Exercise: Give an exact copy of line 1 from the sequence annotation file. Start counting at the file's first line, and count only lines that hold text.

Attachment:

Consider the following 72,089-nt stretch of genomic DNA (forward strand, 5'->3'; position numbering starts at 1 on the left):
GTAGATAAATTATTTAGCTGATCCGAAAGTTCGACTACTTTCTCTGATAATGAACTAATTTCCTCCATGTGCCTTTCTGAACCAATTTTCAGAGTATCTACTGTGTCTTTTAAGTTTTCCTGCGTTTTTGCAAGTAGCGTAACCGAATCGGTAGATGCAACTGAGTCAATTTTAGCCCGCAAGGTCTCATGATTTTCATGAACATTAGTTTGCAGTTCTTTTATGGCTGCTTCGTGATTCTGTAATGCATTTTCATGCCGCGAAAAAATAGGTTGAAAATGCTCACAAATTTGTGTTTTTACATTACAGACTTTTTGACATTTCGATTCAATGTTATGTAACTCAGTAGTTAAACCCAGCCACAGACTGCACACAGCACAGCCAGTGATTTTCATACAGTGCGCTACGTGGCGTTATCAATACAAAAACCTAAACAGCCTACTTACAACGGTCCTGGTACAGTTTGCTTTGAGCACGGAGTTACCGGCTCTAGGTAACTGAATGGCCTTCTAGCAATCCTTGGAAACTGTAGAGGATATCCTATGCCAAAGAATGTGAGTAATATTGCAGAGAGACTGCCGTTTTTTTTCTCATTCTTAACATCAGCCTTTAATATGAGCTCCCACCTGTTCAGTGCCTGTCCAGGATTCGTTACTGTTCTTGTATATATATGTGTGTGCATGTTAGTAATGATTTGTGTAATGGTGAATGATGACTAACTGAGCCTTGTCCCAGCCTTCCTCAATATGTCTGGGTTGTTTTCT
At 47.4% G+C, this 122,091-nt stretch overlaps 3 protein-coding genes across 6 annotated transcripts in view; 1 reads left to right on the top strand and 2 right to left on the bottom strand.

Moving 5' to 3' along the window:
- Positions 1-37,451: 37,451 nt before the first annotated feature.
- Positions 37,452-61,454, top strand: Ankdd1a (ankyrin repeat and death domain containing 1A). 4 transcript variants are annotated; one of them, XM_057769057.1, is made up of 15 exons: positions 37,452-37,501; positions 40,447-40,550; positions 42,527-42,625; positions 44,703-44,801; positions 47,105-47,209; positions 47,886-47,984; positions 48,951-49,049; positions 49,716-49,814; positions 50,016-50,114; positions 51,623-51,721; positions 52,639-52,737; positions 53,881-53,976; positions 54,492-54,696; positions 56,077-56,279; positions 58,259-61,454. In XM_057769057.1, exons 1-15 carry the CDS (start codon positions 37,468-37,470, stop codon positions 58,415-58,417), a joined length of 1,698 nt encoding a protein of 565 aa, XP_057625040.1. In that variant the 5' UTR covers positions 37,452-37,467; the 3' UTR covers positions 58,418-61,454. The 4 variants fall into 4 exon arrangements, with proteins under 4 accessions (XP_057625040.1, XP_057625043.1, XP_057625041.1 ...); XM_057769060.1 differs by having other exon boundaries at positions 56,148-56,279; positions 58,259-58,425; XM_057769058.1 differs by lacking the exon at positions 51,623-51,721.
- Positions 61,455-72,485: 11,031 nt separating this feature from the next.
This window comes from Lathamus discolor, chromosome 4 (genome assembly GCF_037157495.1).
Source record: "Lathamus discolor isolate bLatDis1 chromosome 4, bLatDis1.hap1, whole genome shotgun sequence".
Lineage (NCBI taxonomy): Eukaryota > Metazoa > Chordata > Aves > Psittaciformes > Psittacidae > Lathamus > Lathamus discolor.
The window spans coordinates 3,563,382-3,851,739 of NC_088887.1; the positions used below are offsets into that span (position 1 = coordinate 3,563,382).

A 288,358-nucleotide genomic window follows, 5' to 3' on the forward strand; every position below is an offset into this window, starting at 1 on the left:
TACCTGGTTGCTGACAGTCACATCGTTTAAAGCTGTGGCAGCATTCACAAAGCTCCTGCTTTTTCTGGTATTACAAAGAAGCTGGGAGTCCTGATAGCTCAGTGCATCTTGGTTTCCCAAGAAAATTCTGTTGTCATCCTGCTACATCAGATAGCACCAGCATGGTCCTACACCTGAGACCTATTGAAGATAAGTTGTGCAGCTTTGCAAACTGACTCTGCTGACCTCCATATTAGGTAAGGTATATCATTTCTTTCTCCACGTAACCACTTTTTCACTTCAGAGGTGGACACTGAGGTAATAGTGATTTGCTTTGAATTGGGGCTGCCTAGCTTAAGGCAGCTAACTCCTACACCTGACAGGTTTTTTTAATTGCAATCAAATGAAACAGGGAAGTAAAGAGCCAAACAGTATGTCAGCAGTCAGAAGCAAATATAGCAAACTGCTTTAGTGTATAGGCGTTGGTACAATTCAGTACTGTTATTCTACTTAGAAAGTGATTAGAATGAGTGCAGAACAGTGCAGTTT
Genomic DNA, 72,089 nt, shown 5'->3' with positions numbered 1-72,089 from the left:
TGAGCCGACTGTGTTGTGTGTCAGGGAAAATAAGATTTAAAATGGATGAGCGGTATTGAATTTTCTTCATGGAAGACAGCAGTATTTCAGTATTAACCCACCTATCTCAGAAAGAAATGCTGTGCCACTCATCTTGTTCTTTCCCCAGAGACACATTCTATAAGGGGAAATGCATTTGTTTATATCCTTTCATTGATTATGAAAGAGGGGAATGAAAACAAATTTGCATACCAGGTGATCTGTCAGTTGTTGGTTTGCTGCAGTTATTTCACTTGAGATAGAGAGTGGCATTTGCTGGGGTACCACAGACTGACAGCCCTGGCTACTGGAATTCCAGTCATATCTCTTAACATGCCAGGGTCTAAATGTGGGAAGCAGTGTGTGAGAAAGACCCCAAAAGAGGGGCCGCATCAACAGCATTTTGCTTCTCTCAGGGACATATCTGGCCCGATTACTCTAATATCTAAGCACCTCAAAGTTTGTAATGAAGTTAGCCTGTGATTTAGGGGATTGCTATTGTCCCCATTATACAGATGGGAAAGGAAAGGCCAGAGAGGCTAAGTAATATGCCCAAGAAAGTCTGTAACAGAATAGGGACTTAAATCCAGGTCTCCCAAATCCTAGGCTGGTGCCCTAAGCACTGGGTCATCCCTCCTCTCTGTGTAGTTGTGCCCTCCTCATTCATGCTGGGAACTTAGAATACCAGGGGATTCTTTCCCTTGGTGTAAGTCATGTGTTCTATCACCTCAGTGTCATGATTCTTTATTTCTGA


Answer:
Consider the following 72,089-nt stretch of genomic DNA (forward strand, 5'->3'; position numbering starts at 1 on the left):